According to IDC’s taxonomy, a refurbished smartphone is a device that has been used and disposed of at a collection point by its owner. Once the device has been examined and classified as suitable for refurbishment, it is sent off to a facility for reconditioning and is eventually sold via a secondary market channel. A refurbished smartphone is not a “hand me down” or gained as the result of a person-to-person sale or trade.
The IDC report, Worldwide Used Smartphone Forecast, 2019–2023 (Doc #US45726219), provides an overview and five-year forecast of the worldwide refurbished phone market and its expansion and growth by 2023. This study also provides a look at key players and the impact they will have on vendors, carriers, and consumers.
Customers and ‘super apps’ will shape travel in 2020s
Customers will take far more control of their travel experience in the 2020s, according to a 2020 Trends report released this week by Travelport, a leading technology company serving the global travel industry.
Through independent research with thousands of global travellers – including 500 in South Africa – hundreds of travel professionals and interviews with leaders of some of the world’s biggest travel brands, Travelport uncovered the major forces that will become the technology enablers of travel over the next decade. These include:
Customers in control
Several trends highlight the finding that customers are moving towards self-service options, with 61% of the travellers surveyed in South Africa preferring to hear about travel disruption via digital communications, such as push notifications on an app, mobile chatbots, or instant messaging apps, rather than speaking with a person on the phone. This is especially important when it comes to young travellers under 25, seen as the future business traveler, and managing their high expectations through technology.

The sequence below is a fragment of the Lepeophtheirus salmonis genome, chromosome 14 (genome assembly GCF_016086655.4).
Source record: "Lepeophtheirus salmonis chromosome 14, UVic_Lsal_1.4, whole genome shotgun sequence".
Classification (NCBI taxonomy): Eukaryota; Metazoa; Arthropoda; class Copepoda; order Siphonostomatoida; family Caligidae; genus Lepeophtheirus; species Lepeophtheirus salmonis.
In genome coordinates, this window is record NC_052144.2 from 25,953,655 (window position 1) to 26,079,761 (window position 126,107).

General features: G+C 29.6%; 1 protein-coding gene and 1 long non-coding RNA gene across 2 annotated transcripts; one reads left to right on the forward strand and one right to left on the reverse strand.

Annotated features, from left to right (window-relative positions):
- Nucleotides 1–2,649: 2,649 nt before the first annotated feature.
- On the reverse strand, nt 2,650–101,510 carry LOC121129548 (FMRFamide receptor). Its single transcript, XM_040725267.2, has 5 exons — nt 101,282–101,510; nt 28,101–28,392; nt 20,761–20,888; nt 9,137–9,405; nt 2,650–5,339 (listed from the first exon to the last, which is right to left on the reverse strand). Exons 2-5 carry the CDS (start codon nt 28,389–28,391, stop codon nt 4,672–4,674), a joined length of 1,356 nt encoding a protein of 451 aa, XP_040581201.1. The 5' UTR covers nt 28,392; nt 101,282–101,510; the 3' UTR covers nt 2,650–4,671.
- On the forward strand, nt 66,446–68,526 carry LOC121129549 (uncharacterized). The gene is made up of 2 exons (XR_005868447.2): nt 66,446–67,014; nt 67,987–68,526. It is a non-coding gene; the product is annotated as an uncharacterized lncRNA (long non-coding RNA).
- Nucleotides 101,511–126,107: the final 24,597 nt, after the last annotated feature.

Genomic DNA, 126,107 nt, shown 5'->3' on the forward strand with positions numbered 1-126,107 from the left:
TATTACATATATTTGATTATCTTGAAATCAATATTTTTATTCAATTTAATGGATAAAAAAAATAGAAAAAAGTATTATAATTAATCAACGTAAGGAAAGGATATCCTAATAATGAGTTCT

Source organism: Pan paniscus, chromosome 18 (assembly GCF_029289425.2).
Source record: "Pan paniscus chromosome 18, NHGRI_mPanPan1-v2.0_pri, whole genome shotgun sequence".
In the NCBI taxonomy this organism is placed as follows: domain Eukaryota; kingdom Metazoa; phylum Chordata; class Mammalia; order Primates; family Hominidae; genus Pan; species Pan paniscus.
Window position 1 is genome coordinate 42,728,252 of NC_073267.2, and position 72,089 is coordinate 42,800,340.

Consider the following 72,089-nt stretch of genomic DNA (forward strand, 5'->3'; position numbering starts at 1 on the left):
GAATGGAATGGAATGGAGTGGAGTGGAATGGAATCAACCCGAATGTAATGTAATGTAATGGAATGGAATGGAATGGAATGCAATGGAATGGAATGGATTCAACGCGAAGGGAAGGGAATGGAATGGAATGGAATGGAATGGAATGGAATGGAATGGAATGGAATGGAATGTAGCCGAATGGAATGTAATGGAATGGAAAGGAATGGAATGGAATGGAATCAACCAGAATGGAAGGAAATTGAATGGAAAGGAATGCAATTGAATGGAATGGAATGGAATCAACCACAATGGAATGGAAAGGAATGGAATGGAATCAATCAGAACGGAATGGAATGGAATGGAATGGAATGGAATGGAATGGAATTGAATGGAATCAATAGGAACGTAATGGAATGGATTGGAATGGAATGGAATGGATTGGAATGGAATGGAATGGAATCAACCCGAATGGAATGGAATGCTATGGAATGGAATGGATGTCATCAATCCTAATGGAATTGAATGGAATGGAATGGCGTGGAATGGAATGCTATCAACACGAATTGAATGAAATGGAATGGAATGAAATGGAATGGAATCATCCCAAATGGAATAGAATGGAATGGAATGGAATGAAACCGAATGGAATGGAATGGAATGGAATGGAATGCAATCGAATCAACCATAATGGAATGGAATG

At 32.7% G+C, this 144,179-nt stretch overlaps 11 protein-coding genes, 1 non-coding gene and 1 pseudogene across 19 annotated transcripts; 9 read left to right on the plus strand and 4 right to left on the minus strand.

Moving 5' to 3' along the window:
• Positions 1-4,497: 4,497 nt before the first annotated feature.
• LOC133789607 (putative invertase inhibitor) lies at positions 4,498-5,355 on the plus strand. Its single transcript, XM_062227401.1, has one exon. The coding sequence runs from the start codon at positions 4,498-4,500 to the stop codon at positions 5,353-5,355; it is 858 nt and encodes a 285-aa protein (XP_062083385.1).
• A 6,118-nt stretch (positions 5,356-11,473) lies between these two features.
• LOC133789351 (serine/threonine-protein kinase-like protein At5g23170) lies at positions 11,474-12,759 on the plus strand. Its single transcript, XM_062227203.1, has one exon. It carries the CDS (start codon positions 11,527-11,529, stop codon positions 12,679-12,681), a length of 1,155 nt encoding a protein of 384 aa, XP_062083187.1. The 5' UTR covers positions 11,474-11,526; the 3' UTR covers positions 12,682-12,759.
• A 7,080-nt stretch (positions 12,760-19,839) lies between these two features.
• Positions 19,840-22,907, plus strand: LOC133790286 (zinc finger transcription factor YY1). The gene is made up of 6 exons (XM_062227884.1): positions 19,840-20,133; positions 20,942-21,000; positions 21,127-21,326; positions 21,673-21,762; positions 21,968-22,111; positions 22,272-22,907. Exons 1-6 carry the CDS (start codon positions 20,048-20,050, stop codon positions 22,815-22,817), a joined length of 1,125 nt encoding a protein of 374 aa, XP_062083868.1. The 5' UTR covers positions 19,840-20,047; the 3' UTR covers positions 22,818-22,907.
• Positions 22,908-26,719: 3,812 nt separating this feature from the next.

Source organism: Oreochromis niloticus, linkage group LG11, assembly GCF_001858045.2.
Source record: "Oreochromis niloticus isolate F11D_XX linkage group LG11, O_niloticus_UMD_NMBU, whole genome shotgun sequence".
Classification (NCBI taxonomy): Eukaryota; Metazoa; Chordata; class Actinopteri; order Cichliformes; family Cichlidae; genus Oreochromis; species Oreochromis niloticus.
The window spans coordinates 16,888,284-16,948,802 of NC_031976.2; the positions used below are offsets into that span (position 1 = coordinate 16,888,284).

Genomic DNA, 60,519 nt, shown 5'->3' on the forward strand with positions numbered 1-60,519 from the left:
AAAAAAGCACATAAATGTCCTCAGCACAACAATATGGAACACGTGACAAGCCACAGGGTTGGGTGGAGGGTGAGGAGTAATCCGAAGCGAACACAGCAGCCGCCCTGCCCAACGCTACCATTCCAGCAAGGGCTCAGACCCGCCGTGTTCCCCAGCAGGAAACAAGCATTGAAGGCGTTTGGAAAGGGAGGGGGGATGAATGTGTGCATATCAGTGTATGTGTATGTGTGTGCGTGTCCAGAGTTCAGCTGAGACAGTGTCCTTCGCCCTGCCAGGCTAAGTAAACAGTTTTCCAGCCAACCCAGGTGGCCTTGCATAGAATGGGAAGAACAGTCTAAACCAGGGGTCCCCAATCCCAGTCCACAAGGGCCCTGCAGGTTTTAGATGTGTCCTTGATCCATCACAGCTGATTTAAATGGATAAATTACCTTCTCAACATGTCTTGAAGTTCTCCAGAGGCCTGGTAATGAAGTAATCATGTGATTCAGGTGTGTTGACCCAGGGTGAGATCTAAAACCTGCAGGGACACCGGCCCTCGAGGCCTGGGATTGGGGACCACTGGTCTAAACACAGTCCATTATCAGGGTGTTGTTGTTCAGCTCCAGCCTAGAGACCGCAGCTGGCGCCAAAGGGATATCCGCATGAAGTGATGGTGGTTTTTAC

With the threat of super app domination, online travel agencies must disrupt or risk being disrupted. Contextual messaging across the journey will help. Super app tech giants like WeChat give their users a one-stop shop to communicate, shop online, book travel, bank, find a date, get food delivery, and pay for anything within a single, unified smartphone app. Travel brands that want to deliver holistic mobile customer experiences need to think about how they engage travellers within these super apps as well as in their own mobile channels.
In the next year, research shows, we will see an accelerated rate of change in the way travel is retailed and purchased online. This includes wider and more complex multi-content reach, more enriched and comparable offerings, more focus on relevance than magnitude, and an increase in automation that enables customer self-service.
“How customers engage with their travel experience – for instance by interacting with digital ‘bots’ and expecting offers better personalised to their needs – is changing rapidly,” says Adrian Roodt, country manager for Southern Africa at Travelport. “We in the travel industry need to understand and keep pace with these forces to make sure we’re continuing to make the experience of buying and managing travel continually better, for everyone.”
Read the full 2020 Trends report here: 2020 Trends hub.